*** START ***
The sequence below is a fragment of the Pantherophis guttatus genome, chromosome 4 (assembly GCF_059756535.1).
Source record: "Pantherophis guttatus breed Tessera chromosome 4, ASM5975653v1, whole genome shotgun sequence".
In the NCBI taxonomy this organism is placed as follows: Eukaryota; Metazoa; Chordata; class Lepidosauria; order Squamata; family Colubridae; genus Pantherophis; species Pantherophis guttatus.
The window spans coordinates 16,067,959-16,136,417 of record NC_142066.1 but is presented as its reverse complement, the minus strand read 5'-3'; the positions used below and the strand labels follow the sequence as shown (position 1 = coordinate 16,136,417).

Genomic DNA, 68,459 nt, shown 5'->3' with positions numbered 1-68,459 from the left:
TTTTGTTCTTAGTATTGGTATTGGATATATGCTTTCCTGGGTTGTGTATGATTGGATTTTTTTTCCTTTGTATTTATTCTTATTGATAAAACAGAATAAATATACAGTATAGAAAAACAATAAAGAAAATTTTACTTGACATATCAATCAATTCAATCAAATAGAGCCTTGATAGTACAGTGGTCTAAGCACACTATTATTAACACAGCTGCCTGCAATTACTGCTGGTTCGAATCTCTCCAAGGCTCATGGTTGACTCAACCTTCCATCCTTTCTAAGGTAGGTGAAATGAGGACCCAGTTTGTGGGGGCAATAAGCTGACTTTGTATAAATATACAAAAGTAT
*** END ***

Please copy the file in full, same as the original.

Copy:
The sequence below is a fragment of the Pantherophis guttatus genome, chromosome 4 (assembly GCF_059756535.1).
Source record: "Pantherophis guttatus breed Tessera chromosome 4, ASM5975653v1, whole genome shotgun sequence".
In the NCBI taxonomy this organism is placed as follows: Eukaryota; Metazoa; Chordata; class Lepidosauria; order Squamata; family Colubridae; genus Pantherophis; species Pantherophis guttatus.
The window spans coordinates 16,067,959-16,136,417 of record NC_142066.1 but is presented as its reverse complement, the minus strand read 5'-3'; the positions used below and the strand labels follow the sequence as shown (position 1 = coordinate 16,136,417).

Genomic DNA, 68,459 nt, shown 5'->3' with positions numbered 1-68,459 from the left:
TTTTGTTCTTAGTATTGGTATTGGATATATGCTTTCCTGGGTTGTGTATGATTGGATTTTTTTTCCTTTGTATTTATTCTTATTGATAAAACAGAATAAATATACAGTATAGAAAAACAATAAAGAAAATTTTACTTGACATATCAATCAATTCAATCAAATAGAGCCTTGATAGTACAGTGGTCTAAGCACACTATTATTAACACAGCTGCCTGCAATTACTGCTGGTTCGAATCTCTCCAAGGCTCATGGTTGACTCAACCTTCCATCCTTTCTAAGGTAGGTGAAATGAGGACCCAGTTTGTGGGGGCAATAAGCTGACTTTGTATAAATATACAAAAGTAT